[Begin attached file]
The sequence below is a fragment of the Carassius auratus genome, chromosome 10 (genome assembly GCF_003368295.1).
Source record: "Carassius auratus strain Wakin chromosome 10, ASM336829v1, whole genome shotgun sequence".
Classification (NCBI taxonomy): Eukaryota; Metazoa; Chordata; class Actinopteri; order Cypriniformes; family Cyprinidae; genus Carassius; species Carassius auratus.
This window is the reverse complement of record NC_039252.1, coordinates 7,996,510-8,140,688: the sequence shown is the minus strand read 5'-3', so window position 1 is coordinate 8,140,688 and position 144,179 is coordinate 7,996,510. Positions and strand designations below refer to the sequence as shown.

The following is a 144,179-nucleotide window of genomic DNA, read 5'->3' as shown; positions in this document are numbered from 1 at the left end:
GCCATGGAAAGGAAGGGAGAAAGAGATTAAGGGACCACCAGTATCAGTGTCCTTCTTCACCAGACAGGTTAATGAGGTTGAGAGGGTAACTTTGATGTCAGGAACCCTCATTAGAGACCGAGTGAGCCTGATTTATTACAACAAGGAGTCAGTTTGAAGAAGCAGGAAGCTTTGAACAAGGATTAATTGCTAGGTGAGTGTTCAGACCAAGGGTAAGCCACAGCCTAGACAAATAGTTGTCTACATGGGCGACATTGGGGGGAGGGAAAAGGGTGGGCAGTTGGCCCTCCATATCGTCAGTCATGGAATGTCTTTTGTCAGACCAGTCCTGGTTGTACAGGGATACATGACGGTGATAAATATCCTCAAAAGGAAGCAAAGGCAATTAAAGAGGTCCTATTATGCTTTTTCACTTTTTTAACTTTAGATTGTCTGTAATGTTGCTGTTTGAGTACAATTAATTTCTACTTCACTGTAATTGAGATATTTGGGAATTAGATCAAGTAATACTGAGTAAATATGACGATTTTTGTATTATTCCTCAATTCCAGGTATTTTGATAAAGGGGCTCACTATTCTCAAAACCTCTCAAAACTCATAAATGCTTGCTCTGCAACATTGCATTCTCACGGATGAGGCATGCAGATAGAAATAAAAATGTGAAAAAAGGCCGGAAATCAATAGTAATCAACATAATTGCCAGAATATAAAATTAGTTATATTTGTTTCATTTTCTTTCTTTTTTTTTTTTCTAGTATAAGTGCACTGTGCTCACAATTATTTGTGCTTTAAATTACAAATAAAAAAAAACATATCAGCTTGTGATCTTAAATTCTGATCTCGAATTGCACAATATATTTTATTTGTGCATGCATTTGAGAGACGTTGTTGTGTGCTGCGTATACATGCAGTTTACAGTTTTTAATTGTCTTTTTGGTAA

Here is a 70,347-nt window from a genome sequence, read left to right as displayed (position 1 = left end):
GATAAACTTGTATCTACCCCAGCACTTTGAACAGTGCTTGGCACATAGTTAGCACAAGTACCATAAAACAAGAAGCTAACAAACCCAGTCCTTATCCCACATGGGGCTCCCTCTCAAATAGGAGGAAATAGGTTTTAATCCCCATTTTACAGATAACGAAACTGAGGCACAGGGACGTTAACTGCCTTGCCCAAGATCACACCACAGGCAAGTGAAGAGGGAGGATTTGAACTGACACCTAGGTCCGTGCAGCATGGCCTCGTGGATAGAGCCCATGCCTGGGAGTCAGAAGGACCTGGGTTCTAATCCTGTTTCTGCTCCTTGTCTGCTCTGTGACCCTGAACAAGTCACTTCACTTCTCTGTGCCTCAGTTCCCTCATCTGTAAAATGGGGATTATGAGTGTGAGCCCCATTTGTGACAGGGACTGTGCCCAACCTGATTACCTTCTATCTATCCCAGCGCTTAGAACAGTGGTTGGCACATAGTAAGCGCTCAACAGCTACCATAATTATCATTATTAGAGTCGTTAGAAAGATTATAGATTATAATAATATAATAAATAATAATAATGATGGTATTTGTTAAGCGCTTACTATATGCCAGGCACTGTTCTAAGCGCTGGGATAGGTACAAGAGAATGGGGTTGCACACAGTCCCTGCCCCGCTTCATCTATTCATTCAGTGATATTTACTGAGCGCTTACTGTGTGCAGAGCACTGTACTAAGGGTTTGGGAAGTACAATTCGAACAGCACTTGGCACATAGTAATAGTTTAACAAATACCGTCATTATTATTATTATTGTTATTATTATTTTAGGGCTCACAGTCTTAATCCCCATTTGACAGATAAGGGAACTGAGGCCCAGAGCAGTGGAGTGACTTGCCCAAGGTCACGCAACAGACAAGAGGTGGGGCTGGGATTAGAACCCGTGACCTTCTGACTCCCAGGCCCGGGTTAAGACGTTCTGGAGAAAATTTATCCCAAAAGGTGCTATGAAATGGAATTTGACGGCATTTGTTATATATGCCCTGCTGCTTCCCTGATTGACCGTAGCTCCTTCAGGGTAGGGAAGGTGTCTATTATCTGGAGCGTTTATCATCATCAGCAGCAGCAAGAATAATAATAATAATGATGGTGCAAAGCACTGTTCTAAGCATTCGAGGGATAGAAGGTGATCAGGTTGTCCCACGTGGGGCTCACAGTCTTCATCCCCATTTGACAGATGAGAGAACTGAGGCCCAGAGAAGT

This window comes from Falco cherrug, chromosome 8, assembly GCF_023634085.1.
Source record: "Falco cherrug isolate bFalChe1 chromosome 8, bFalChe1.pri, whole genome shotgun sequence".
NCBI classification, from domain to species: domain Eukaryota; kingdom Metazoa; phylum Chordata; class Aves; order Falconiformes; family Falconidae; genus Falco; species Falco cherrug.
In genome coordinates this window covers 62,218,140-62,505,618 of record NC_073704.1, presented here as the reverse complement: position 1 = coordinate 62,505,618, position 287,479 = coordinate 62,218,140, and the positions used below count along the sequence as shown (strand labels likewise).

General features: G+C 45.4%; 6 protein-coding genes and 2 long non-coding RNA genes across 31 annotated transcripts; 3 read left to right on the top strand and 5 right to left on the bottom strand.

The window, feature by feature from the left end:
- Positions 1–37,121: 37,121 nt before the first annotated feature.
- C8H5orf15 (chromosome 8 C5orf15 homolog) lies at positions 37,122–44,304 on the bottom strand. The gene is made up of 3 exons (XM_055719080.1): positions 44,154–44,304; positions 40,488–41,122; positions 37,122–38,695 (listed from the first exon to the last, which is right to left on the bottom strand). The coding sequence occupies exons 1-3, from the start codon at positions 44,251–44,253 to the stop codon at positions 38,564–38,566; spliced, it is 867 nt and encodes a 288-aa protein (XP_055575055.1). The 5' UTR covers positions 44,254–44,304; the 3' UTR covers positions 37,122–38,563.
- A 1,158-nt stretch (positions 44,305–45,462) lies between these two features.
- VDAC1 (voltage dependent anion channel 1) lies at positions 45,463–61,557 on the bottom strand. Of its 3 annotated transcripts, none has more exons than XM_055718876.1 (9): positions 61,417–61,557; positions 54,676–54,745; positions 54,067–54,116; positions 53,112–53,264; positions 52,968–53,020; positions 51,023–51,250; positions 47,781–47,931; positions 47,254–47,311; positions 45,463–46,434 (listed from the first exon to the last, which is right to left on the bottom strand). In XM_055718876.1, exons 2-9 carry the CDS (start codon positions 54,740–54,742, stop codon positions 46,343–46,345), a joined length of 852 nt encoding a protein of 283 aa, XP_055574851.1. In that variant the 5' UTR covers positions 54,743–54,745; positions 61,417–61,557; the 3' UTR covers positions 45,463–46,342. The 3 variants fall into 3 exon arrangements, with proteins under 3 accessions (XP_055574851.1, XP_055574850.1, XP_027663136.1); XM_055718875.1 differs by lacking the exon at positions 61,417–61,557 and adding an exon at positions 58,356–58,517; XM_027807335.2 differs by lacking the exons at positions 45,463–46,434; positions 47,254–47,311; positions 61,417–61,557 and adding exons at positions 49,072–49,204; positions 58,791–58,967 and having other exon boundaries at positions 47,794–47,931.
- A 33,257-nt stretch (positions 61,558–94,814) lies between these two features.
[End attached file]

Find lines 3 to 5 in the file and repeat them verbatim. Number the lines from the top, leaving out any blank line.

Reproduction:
Classification (NCBI taxonomy): Eukaryota; Metazoa; Chordata; class Actinopteri; order Cypriniformes; family Cyprinidae; genus Carassius; species Carassius auratus.
This window is the reverse complement of record NC_039252.1, coordinates 7,996,510-8,140,688: the sequence shown is the minus strand read 5'-3', so window position 1 is coordinate 8,140,688 and position 144,179 is coordinate 7,996,510. Positions and strand designations below refer to the sequence as shown.

The following is a 144,179-nucleotide window of genomic DNA, read 5'->3' as shown; positions in this document are numbered from 1 at the left end: